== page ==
Referring to FIG. 35, in an example implementation of the I/O interface 08, the Page Up key moves the selection icon 796 upwards (back in time) and the Page Down key moves the selection icon 796 downwards (forward in time), such that after selection of a single event 20 a with an associated target 24, the Page Up keyboard key would move the selection icon 796 to the next event 20 b (back in time) on the associated target's 24 trail while selecting the Page Down key would return the selection icon 796 to the first event 20 a selected. The module 722 coordinates placement of the selection icon 796 at consecutive events 20 b,c,d connected with the associated target 24 while skipping over those events 20 (while scrolling) not connected with the associated target 24.

Referring to FIG. 17, the visual representation 18 shows connection visual elements 412 between visual elements 410 situated on selected various timelines 422. The timelines 422 are coupled to various locations 22 of interest on the geographical reference frame 404. In this case, the elements 412 represent geographical movement between various locations 22 by entity 24, such that all travel happened at some time in the future with respect to the instant of focus represented by the reference plane 404.

Referring to FIG. 18, the spatial domain 400 is shown as a geographical relief map. The timechart 430 is superimposed over the spatial domain of the visual representation 18, and shows a time period spanning from December 3rd to January 1st for various events 20 and entities 24 situated along various timelines 422 coupled to selected locations 22 of interest. It is noted that in this case the user can use the presented visual representation to coordinate the assignment of various connection elements 412 to the visual elements 410 (see FIG. 6) of the objects 20, 22, 24 via the user interface 202 (see FIG. 1), based on analysis of the displayed visual representation 18 content. A time selection 950 is January 30, such that events 20 and entities 24 within the selection box can be further analysed. It is recognised that the time selection 950 could be used to represent the instant of focus 900 (see FIG. 9).

Aggregation Module 600

Referring to FIG. 3, an Aggregation Module 600 is for, such as but not limited to, summarizing or aggregating the data objects 14, providing the summarized or aggregated data objects 14 to the Visualization Manager 300 which processes the translation from data objects 14 and group of data elements 27 to the visual representation 18, and providing the creation of summary charts 200 (see FIG. 26) for displaying information related to summarized/aggregated data objects 14 as the visual representation 18 on the display 108.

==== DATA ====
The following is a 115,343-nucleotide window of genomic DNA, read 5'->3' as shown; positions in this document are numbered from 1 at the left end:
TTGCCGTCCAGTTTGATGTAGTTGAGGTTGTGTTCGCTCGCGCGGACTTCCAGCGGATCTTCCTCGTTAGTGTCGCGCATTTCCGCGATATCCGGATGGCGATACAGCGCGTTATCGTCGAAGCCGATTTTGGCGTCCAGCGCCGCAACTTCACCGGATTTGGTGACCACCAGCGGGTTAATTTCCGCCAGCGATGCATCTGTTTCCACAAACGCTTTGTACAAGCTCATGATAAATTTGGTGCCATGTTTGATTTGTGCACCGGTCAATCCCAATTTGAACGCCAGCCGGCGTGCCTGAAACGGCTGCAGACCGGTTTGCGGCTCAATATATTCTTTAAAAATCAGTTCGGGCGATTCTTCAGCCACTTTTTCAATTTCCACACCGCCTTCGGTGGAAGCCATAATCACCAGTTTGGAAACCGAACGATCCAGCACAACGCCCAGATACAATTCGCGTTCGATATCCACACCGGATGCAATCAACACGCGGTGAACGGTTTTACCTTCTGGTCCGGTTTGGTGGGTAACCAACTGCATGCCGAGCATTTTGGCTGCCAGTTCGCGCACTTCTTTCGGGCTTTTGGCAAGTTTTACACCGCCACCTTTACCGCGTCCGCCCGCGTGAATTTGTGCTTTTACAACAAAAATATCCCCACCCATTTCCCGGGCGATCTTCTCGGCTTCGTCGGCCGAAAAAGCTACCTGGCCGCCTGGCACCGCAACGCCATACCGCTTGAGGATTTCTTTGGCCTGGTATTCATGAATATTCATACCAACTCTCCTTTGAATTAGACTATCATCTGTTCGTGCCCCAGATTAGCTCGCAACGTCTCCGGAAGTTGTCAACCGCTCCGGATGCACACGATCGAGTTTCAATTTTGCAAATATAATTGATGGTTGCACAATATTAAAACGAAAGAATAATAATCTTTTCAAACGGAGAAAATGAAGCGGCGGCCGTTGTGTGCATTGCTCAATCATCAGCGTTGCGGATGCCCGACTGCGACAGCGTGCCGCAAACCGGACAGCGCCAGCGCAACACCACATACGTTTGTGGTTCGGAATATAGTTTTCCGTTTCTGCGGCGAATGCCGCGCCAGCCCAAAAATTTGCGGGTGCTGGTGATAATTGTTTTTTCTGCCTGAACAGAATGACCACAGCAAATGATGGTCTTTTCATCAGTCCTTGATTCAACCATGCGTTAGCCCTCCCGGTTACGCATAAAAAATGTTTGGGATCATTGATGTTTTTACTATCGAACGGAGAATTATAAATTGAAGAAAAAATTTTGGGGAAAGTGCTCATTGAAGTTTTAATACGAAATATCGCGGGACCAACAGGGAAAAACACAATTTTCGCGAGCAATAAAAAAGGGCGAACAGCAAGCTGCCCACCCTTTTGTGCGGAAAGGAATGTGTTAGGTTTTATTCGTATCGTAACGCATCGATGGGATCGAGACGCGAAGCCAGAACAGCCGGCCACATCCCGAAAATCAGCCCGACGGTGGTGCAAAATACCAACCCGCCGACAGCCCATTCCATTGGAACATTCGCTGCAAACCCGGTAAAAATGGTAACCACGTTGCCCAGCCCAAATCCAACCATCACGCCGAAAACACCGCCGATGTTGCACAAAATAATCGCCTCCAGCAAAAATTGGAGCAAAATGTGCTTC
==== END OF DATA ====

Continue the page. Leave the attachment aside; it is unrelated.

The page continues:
Referring to FIGS. 3 and 22, the spatial inter-connectedness of information over time and geography within a single, highly interactive 3-D view of the representation 18 is beneficial to data analysis (of the tables 122). However, when the number of data objects 14 increases, techniques for aggregation become more important. Many individual locations 22 and events 20 can be combined into a respective summary or aggregated output 603. Such outputs 603 of a plurality of individual events 20 and locations 22 (for example) can help make trends in time and space domains 400,402 more visible and comparable to the user of the tool 12. Several techniques can be implemented to support aggregation of data objects 14 such as but not limited to techniques of hierarchy of locations, user defined geo-relations, and automatic LOD level selection, as further described below. The tool 12 combines the spatial and temporal domains 400, 402 on the display 108 for analysis of complex past and future events within a selected spatial (e.g. geographic) context.

Referring to FIG. 22, the Aggregation Module 600 has an Aggregation Manager 601 that communicates with the Visualization Manager 300 for receiving aggregation parameters used to formulate the output 603. The parameters can be either automatic (e.g. tool pre-definitions) manual (entered via events 109) or a combination thereof. The manager 601 accesses all possible data objects 14 through the Data Manager 114 (related to the aggregation parameters—e.g. time and/or spatial ranges and/or object 14 types/combinations) from the tables 122, and then applies aggregation tools or filters 602 for generating the output 603. The Visualization Manager 300 receives the output 603 from the Aggregation Manager 601, based on the user events 109 and/or operation of the Time Slider and other Controls 306 by the user for providing the aggregation parameters. As described above, once the output 603 is requested by the Visualization Manager 114, the Aggregation Manager 601 communicates with the Data Manager 114 access all possible data objects 14 for satisfying the most general of the aggregation parameters and then applies the filters 602 to generate the output 603. It is recognised however, that the filters 602 could be used by the manager 601 to access only those data objects 14 from the tables 122 that satisfy the aggregation parameters, and then copy those selected data objects 14 from the tables 122 for storing/mapping as the output 603.